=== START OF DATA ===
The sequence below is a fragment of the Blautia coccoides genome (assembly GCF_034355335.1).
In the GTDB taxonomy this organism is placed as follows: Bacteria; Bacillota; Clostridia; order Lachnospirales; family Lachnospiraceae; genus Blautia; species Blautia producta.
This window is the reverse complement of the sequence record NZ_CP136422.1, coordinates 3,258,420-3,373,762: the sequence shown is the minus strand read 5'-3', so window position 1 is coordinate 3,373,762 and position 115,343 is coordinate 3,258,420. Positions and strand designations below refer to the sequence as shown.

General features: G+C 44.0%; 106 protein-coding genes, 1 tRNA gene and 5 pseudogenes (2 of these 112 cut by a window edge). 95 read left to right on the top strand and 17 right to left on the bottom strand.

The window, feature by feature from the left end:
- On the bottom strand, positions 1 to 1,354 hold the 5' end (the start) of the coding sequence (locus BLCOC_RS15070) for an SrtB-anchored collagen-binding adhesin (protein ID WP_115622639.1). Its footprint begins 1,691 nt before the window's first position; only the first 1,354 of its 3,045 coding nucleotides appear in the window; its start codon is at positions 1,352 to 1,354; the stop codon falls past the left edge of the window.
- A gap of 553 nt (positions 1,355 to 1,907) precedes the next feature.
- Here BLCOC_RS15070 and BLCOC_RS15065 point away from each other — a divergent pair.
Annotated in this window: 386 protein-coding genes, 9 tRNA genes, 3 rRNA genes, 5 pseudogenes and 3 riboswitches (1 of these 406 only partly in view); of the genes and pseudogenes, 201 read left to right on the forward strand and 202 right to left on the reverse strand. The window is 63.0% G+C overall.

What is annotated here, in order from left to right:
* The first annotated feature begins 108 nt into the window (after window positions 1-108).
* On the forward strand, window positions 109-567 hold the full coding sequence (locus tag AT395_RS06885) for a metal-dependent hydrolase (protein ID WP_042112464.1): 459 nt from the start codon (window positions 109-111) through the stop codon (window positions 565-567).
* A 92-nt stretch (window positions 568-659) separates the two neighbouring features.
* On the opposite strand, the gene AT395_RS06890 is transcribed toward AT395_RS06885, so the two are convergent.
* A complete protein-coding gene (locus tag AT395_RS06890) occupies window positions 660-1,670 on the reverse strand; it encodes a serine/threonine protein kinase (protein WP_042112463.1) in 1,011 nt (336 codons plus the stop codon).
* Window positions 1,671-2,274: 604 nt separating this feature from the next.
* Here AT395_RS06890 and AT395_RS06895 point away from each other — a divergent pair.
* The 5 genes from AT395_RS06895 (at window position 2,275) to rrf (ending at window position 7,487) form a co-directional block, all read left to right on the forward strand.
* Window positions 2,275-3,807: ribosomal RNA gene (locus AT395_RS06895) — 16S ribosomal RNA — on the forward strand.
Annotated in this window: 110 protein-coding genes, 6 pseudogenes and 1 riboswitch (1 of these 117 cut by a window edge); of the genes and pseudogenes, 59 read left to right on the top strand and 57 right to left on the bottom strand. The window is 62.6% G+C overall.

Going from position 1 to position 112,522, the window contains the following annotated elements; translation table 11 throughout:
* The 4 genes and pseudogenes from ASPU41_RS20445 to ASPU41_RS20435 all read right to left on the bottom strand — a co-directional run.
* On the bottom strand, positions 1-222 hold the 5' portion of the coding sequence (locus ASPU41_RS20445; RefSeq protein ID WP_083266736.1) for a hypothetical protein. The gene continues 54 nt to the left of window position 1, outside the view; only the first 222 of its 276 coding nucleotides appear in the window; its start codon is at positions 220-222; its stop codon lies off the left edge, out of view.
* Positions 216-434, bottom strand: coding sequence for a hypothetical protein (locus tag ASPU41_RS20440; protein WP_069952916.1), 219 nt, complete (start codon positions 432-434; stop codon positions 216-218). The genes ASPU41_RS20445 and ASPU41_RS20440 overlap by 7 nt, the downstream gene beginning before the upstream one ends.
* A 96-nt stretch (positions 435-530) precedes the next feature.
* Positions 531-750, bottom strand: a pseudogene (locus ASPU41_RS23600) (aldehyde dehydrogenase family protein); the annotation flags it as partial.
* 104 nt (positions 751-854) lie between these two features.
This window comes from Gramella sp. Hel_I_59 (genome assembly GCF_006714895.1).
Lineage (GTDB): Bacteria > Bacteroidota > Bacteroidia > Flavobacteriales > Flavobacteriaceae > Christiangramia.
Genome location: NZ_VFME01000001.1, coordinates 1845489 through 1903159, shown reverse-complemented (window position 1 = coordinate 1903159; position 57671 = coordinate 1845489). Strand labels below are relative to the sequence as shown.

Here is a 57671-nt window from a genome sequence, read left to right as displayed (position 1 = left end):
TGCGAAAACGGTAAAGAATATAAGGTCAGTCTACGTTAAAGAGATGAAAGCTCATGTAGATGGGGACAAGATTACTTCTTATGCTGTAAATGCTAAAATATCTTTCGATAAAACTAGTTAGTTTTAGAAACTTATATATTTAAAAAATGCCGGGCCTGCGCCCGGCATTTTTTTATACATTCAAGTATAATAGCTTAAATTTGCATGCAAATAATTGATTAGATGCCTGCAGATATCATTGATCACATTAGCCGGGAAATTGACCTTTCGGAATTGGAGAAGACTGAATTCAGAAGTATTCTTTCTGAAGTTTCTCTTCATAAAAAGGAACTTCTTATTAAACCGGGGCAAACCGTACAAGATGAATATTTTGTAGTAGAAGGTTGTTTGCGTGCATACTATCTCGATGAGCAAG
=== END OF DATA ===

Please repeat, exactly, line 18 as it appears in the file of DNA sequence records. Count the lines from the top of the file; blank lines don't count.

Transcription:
* The 5 genes from AT395_RS06895 (at window position 2,275) to rrf (ending at window position 7,487) form a co-directional block, all read left to right on the forward strand.